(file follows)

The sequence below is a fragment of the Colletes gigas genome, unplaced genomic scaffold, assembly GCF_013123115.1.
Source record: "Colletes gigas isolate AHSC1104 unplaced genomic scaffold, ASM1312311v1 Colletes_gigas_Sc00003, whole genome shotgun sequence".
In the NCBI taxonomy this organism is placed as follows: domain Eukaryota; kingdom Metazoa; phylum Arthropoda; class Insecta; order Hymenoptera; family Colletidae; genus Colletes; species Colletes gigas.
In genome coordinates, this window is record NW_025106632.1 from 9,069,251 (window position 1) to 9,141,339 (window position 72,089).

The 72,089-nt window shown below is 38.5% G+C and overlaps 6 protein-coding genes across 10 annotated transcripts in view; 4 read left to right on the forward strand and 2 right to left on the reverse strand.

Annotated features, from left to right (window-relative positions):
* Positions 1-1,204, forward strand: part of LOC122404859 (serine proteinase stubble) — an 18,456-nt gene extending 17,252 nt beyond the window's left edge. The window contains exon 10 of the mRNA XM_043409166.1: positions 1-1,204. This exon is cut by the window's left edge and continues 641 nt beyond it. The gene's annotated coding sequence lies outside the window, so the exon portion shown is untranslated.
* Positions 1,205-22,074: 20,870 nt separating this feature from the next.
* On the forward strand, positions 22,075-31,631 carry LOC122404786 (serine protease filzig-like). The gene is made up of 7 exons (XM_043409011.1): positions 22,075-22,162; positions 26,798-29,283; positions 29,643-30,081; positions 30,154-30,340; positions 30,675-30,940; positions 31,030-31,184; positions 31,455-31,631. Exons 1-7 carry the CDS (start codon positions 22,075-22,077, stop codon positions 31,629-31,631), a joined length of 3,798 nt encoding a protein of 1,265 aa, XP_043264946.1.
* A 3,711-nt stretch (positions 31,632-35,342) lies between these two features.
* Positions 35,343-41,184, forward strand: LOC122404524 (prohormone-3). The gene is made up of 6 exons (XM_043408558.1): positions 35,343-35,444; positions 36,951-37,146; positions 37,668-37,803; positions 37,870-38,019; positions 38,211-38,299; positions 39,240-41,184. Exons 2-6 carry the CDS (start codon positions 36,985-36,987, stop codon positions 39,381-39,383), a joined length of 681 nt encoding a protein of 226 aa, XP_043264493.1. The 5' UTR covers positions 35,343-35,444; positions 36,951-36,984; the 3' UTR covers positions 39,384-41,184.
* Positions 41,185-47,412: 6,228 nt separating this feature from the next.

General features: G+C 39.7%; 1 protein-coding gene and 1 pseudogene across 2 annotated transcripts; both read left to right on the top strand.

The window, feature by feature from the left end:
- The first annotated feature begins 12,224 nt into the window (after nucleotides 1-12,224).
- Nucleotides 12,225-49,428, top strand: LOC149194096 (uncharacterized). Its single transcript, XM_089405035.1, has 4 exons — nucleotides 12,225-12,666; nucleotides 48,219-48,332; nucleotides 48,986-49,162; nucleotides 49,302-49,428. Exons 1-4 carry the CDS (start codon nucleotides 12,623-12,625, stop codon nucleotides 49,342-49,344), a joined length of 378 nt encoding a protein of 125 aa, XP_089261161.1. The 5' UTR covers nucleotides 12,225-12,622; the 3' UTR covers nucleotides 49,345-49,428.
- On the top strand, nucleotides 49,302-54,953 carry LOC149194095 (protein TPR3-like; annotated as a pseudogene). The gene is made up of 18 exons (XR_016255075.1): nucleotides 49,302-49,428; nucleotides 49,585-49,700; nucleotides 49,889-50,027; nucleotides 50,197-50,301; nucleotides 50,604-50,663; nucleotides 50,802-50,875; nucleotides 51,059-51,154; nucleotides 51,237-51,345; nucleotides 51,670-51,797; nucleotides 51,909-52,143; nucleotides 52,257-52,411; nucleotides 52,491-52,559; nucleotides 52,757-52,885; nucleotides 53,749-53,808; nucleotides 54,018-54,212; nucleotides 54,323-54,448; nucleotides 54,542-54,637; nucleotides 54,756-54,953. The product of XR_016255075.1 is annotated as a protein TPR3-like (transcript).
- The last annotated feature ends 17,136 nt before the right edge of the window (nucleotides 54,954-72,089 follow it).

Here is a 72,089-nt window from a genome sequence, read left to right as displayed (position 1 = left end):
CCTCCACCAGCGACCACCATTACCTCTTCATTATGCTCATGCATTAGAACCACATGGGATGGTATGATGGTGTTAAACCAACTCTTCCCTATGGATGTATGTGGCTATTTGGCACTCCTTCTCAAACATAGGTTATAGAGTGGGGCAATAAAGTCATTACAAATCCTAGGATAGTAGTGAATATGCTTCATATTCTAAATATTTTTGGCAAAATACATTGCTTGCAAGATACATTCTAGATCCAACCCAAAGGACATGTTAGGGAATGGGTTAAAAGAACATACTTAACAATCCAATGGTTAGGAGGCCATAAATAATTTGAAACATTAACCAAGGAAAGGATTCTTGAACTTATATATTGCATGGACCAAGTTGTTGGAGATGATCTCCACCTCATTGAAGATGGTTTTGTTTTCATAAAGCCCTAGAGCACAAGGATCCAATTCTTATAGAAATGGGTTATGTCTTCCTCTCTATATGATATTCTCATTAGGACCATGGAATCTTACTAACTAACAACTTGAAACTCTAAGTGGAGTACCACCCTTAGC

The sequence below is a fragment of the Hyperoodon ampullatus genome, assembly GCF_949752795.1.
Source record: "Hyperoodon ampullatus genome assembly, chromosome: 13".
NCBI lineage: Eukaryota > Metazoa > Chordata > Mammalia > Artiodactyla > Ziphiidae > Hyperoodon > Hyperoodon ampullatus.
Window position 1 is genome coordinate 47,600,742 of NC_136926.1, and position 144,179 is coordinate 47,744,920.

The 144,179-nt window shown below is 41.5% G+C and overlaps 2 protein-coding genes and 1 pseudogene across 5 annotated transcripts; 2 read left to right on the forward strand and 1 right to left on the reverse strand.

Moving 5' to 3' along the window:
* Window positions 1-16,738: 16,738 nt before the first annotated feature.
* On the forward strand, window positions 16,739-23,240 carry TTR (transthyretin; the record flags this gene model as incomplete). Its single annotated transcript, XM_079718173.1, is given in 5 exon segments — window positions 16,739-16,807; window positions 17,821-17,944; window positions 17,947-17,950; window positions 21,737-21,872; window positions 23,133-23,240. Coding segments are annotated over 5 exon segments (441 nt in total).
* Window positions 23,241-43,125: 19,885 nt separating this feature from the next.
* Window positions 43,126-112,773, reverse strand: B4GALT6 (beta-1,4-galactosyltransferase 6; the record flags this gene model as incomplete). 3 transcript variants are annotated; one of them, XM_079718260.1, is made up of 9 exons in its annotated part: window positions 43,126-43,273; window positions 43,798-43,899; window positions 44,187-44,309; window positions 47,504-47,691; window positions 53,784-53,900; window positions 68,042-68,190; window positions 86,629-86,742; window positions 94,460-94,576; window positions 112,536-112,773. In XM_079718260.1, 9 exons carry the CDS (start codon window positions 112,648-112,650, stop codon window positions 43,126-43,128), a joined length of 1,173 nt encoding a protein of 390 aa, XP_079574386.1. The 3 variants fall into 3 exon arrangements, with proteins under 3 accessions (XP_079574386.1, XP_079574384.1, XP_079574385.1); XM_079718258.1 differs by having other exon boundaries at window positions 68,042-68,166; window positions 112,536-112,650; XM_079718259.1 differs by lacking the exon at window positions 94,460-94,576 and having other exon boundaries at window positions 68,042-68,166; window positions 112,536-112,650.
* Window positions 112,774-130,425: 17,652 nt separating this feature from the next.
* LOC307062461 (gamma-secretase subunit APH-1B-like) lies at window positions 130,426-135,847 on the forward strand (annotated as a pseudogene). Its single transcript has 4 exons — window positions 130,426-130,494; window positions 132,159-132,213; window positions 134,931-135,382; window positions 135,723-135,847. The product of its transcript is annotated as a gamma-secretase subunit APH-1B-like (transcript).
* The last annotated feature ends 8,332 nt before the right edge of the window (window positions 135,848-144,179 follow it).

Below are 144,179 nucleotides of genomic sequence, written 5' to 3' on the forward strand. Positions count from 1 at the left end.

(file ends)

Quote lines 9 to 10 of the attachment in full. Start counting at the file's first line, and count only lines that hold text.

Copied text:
* On the forward strand, positions 22,075-31,631 carry LOC122404786 (serine protease filzig-like). The gene is made up of 7 exons (XM_043409011.1): positions 22,075-22,162; positions 26,798-29,283; positions 29,643-30,081; positions 30,154-30,340; positions 30,675-30,940; positions 31,030-31,184; positions 31,455-31,631. Exons 1-7 carry the CDS (start codon positions 22,075-22,077, stop codon positions 31,629-31,631), a joined length of 3,798 nt encoding a protein of 1,265 aa, XP_043264946.1.
* A 3,711-nt stretch (positions 31,632-35,342) lies between these two features.